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Darwin Correspondence Project

4.7 'Vanity Fair', caricature

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A letter to Darwin from his publisher John Murray of 10 May 1871 informed him, ‘Your portrait is earnestly desired – by the Editor of Vanity Fair. I hope Mr Darwin may consent to follow the example of Murchison – Bismark [sic] – Ld. Derby &c.’ – in agreeing to be caricatured in Vanity Fair’s pages. Darwin’s first reaction was anything but favourable: ‘I could not endure to give sittings to his artists’. However, he was won round, and the drawing that appeared in 1871 exuded genial sociability. In this it differed strongly from the oil portraits and photographs of him, which stressed high seriousness and philosophical detachment. Yet the Vanity Fair characterisation tallies extremely closely with Francis Darwin’s recollections of his father, both in physical appearance and habits, suggesting that it was drawn from life – and even, perhaps, that it conversely coloured Francis’s memories. ‘When he sat still he often took hold of one wrist with the other hand; he sat with his legs crossed, and from being so thin they could be crossed very far . . . He had his chair in the study and in the drawing-room raised so as to be much higher than ordinary chairs . . . sitting on a low or even an ordinary chair caused him much discomfort . . . His beard was full and almost untrimmed . . . His moustache was somewhat disfigured by being cut short and square across. He became very bald, having only a fringe of dark hair behind. His face was ruddy in colour, and this perhaps made people think him less of an invalid than he was . . . His eyes were bluish grey under deep over-hanging brows, with thick bushy projecting eyebrows . . . When he was excited with pleasant talk his whole manner was wonderfully bright and animated, and his face shared to the full in the general animation . . . He wore dark clothes of a loose and easy fit’.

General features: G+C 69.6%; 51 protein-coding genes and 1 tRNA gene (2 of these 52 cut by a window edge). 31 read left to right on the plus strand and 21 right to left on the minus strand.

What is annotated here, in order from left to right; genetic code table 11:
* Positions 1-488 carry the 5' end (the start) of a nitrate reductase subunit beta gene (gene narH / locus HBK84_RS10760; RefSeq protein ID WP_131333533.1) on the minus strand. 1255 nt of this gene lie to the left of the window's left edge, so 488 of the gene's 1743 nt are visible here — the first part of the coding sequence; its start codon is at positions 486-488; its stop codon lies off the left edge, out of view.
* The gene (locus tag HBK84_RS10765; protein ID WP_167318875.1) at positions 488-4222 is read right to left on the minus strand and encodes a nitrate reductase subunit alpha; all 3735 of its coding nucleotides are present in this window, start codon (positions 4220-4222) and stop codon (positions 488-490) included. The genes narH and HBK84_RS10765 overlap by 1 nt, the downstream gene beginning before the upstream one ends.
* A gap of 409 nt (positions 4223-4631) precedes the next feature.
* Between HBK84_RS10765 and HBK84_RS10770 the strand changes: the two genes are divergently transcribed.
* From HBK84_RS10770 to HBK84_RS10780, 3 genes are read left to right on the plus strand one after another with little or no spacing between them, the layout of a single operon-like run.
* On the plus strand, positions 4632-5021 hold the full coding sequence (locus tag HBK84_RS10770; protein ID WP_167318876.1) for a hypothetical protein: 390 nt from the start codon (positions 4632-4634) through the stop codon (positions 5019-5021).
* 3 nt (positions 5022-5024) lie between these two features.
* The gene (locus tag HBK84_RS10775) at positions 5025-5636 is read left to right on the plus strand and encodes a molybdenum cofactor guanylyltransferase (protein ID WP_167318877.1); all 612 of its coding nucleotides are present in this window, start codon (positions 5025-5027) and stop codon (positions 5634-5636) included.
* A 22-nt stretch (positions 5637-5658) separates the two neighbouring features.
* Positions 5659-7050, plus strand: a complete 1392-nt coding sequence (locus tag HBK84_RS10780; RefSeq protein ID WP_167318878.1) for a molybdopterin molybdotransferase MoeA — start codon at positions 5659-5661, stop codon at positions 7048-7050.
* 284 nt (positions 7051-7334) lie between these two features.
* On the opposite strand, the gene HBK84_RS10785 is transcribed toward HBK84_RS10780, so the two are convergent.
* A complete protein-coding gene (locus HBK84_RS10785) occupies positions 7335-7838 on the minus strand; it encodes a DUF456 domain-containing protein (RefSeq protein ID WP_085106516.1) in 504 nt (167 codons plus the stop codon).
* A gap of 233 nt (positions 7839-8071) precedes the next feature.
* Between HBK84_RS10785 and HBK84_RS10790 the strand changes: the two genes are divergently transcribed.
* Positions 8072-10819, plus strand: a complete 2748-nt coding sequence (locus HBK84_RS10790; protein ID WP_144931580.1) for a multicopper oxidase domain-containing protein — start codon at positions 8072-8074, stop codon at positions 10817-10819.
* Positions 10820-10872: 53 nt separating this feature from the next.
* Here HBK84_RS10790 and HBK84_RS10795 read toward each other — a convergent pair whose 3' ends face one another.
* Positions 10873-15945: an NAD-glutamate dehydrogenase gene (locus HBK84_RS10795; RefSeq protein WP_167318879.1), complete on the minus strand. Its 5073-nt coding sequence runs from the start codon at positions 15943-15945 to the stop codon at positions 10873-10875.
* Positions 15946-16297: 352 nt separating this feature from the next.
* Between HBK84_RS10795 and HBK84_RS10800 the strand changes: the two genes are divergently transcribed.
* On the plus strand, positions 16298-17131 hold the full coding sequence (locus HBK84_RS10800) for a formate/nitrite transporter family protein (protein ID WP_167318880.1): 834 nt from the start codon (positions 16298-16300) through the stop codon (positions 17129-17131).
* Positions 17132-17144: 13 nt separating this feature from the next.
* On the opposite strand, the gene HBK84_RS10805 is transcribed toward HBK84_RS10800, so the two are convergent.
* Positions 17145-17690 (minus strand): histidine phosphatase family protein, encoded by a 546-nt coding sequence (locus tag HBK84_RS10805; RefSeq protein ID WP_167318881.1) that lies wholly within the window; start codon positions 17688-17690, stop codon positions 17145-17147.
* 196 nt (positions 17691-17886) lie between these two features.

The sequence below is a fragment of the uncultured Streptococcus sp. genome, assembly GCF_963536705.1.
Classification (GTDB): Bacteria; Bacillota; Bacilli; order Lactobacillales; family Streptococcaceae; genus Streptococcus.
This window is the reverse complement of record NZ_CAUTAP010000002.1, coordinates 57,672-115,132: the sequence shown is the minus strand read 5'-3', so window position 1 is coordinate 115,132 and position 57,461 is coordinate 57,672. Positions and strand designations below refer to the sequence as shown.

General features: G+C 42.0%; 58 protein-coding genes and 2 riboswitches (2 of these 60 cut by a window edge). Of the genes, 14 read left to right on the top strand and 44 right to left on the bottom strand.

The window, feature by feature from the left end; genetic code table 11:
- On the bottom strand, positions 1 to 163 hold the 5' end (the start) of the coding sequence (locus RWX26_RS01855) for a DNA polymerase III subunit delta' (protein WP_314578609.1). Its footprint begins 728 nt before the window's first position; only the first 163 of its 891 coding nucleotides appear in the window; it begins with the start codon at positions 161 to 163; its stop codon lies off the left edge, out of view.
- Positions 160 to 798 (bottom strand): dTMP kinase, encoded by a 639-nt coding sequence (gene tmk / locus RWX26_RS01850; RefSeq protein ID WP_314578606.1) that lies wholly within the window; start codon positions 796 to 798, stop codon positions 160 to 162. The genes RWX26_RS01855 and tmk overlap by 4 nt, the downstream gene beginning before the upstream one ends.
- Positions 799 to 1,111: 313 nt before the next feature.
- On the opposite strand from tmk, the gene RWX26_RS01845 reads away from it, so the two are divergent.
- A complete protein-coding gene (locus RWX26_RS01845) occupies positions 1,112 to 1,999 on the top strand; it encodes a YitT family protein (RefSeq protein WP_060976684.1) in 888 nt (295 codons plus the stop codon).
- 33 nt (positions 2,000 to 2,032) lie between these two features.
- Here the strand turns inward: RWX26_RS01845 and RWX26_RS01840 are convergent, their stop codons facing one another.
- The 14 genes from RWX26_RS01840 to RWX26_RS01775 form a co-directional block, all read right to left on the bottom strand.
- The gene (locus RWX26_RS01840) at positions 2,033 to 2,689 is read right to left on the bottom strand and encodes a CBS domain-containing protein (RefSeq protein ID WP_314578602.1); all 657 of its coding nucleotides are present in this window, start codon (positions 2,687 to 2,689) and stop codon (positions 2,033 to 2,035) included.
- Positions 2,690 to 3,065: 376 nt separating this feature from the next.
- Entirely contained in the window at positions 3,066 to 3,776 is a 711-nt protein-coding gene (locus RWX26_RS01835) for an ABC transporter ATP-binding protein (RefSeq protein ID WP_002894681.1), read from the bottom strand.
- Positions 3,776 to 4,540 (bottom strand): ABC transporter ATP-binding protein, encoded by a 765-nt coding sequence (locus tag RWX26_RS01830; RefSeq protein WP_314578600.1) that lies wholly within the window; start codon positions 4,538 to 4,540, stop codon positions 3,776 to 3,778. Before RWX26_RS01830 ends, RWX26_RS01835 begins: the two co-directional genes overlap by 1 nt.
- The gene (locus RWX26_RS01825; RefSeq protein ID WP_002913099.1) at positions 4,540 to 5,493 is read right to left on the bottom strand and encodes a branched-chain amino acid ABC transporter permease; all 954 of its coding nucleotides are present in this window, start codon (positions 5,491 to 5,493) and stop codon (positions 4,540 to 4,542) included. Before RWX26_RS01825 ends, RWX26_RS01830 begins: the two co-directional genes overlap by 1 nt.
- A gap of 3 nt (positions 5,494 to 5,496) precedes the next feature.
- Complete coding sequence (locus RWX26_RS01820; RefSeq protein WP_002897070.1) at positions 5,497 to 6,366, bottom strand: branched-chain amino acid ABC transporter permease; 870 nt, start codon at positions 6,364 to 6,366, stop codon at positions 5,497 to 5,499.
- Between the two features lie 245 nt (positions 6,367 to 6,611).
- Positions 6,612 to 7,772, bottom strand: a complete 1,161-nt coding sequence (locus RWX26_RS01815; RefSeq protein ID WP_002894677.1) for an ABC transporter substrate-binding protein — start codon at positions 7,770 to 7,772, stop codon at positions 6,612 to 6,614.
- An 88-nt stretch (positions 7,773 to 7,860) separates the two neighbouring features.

Vanity Fair’s friendly and convincing likeness of Darwin took its place in a long series of colour lithographs of ‘Men of the Day’, ‘Statesmen’, and ‘Sovereigns’ which appeared in successive issues of the journal, from its inception in 1868 through the 1870s. Each personality was identified by a motto rather than by his name – in the case of Darwin (‘Men of the Day, No. 33’) it was ‘Natural Selection’. The series included statesmen, clerics, judges, inventors, scientists, writers and artists, and cumulatively created one of those Victorian ‘halls of fame’ where portrayals of men known to the public for their beneficial achievements were intermingled with those of royals and aristocrats. Darwin himself, no longer a controversial or divisive figure, is praised by ‘Jehu Junior’ (Thomas Gibson Bowles, founder of Vanity Fair) in the text commentary which accompanied the caricature, as ‘one of the most accomplished naturalists in existence’. While his theories might remain unproven, he had established an outline of evolution through ‘close converse with the material world in which we live’: ‘even for ordinary men his writings have all the charm of romances.’